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Astute Treasury Management Strategies as Inflation Cools

State and local financiers now face interest rate markets that anticipate decelerating inflation and a weaker economy. Public treasurers and debt managers need fresh ideas, agility and prudent strategies.

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As if they didn’t already have enough on their plates, public-sector financiers are facing a fresh challenge: With its recent escalation of the short-term “Fed Funds” interest rate, the Federal Reserve has now engineered what’s known as a fully inverted yield curve. That’s when market interest rates are highest on shorter-maturity U.S. Treasury debt instruments and descend sequentially as maturities increase. It’s now downward-sloping for most maturities from three months going out to 10 years.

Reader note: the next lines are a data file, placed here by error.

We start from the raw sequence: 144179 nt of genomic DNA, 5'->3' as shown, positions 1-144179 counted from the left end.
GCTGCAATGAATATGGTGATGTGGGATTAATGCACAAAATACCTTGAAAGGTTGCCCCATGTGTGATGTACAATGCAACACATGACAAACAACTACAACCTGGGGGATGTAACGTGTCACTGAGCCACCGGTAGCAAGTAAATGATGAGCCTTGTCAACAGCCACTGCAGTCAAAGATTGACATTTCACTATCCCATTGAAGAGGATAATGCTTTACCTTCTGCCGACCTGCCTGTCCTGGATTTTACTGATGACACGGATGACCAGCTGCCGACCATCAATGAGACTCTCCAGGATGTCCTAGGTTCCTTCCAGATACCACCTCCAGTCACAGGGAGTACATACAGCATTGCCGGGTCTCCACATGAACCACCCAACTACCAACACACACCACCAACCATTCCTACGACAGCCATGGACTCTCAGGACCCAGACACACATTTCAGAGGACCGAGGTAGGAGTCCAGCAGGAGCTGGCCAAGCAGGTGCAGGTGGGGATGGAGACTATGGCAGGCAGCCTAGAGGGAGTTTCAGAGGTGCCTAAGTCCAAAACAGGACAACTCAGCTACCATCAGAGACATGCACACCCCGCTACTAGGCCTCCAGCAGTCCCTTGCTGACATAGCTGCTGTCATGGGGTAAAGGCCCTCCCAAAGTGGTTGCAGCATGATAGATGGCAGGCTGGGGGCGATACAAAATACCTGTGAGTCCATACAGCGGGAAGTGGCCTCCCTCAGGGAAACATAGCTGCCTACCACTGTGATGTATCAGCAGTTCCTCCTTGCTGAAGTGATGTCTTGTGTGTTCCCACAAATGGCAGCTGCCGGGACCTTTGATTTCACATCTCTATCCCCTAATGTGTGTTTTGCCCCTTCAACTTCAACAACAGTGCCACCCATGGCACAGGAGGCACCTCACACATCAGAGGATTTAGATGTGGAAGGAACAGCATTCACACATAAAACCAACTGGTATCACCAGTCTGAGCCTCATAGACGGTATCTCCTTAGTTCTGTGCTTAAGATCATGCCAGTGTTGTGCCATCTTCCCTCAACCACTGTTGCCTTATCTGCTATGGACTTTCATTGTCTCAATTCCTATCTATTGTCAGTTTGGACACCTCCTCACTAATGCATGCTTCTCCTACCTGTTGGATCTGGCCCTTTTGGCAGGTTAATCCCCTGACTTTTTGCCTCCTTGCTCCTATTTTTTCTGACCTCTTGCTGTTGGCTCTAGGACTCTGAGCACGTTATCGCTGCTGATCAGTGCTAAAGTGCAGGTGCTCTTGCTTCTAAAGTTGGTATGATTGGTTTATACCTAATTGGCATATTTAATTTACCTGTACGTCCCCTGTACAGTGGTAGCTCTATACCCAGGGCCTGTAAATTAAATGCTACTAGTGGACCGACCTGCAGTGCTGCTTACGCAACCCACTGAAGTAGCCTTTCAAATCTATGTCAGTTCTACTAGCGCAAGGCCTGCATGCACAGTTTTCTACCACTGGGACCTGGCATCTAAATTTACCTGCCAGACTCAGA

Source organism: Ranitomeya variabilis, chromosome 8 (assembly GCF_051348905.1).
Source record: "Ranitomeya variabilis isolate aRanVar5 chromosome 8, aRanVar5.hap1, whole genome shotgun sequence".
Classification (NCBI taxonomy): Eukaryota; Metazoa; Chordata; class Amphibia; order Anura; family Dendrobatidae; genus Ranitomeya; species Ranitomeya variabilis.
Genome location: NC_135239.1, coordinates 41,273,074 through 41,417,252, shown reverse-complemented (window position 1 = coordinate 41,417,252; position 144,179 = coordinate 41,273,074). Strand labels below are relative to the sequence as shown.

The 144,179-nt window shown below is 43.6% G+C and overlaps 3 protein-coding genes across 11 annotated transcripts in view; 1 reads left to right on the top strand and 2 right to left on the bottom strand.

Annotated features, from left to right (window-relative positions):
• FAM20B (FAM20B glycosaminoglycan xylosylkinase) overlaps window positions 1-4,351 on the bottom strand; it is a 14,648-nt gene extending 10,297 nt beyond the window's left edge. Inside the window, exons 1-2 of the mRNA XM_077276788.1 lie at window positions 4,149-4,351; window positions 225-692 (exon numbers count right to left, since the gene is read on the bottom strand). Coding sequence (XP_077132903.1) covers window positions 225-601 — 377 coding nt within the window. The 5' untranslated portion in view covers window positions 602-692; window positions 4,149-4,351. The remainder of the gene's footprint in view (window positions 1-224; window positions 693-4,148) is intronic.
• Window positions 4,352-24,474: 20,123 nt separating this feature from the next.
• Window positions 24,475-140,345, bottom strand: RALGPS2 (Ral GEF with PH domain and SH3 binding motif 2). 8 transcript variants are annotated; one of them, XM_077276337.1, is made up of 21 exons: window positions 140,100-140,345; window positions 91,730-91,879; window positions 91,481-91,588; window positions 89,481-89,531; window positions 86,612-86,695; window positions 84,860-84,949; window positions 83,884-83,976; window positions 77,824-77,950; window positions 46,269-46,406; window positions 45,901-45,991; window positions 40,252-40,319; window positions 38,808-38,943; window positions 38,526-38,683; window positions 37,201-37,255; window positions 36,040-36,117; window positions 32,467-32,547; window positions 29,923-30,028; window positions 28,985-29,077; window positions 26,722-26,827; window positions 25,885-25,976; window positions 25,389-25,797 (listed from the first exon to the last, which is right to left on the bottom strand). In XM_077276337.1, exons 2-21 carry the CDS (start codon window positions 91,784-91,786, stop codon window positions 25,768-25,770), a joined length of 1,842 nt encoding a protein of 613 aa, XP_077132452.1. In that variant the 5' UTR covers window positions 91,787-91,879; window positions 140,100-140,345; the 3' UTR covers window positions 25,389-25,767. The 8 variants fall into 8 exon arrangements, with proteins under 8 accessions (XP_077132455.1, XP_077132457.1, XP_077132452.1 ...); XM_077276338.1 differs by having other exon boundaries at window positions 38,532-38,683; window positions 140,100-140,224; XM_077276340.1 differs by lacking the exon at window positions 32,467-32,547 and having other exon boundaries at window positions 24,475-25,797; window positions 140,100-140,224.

It’s the exact opposite of what’s considered a normal yield curve, because ordinarily investors require additional interest compensation for the illiquidity of tying up their money longer term, plus a yield premium to compensate for interest rate risk on longer-term paper — what’s known as duration risk.

Astute state and local government treasurers and financial managers must now take into account the dynamic nature of the inverted yield curve scenario and adjust their strategies accordingly. Oversight committees and governing boards should be scheduling study sessions to get up to speed.

For the yield curve to invert, investors must predominantly expect that interest rates will decline in the future, enough to compensate for these longer-maturity risks. Generally this implies an imminent recession, or at least a “soft landing,” as the economy slows down and inflation subsides.